Posted 45 days ago
Details of the upcoming impeachment trial for President Trump are still up in the air as Senate Majority Leader Mitch McConnell and Senate Minority Leader Chuck Schumer -- who will soon swap jobs -- have remained silent about the details of how the trial will work, how long it will last and more.
When the trial will start is up in the air as well. House Speaker Nancy Pelosi, D-Calif., after overseeing the impeachment of Trump just one week after he riled up a group of supporters who later ransacked the Capitol while Congress was certifying the election results, has yet to send the article of impeachment to the Senate.
Pelosi did not answer questions during a Friday press conference on when she would send over the article. Her office also did not immediately respond to a message from Fox News on Monday morning asking when she would send the article.
The Senate, once it gets the article, will be legally required to start a trial forthwith. This would take up much of the body's calendar even as President-elect Joe Biden will need it to confirm some of his most important nominees. This could be a reason why Pelosi has not sent over the article -- to give Schumer time to confirm some Biden nominees or pass some legislation before a trial starts.
SEN. CORY BOOKER EXPECTS TRUMP IMPEACHMENT TRIAL 'AS QUICKLY AS POSSIBLE'
"Well, we have the trial of the president. That's mandated by law," Schumer, D-N. Y., said in an interview on CBS' "60 Minutes" Sunday. "Second, there's a very, very real need for President Biden to have in place key people in his Cabinet, the people in charge of national security, the people in charge of domestic security, the people in charge of making sure everyone gets vaccinated as quickly as possible."
He added: "And third, this country is in the greatest economic crisis since the Depression, the greatest health care crisis since the Spanish pandemic flu 100 years ago, and we must pass more relief for the American people. We must do all three and we have to do them all quickly. One cannot stand in the way of the other."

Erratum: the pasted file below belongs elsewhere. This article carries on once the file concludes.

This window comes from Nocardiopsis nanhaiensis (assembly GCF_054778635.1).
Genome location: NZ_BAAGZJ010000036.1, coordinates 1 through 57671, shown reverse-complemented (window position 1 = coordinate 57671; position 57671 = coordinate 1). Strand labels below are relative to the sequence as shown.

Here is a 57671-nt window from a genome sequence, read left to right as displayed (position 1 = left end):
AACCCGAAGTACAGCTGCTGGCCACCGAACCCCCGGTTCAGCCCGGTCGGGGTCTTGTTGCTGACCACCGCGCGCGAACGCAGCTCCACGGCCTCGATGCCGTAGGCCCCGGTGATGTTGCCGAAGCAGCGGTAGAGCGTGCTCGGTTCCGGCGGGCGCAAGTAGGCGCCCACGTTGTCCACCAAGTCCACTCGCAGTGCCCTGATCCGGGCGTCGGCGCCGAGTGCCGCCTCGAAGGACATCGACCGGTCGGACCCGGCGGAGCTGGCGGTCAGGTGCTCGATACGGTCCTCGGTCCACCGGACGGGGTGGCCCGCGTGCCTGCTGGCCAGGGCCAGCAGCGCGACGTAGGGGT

Still, the Senate can't do anything on impeachment until it actually gets the impeachment article, meaning the ball is still in Pelosi's court.
The contours of the impeachment trial, meanwhile, are still unclear. Schumer and McConnell, R-Ky., haven't announced any kind of agreement on the ground rules. This includes whether there will be witnesses, how long the trial will last or even who will preside over the trial -- it's not constitutionally clear if it's required that Chief Justice John Roberts preside over a trial for a former president rather than a sitting president, as he did last year.
Representatives for McConnell and Schumer didn't immediately respond to questions on how the trial will work.
On timing specifically, McConnell warned against a very short trial while also making clear that even if the Senate had immediately started a trial it wouldn't be able to conclude before Trump leaves office.
"The Senate has held three presidential impeachment trials. They have lasted 83 days, 37 days, and 21 days, respectively," McConnell said.
"Even if the Senate process were to begin this week and move promptly, no final verdict would be reached until after President Trump had left office," he said last week. "This is not a decision I am making; it is a fact. The president-elect himself stated last week that his inauguration on January 20 is the ‘quickest’ path for any change in the occupant of the presidency."
Then, once the trial starts, the question will become which GOP senators will vote to convict Trump. Some who have long been critical of the president -- including Sens. Ben Sasse, R-Neb., Mitt Romney, R-Utah, and Lisa Murkowski, R-Alaska -- are good bets to join Democrats.
But whether 17 Republicans, the number that would be needed to join 50 Democrats to reach the required two-thirds threshold, vote to convict the president will rely largely on what McConnell ... (Read more)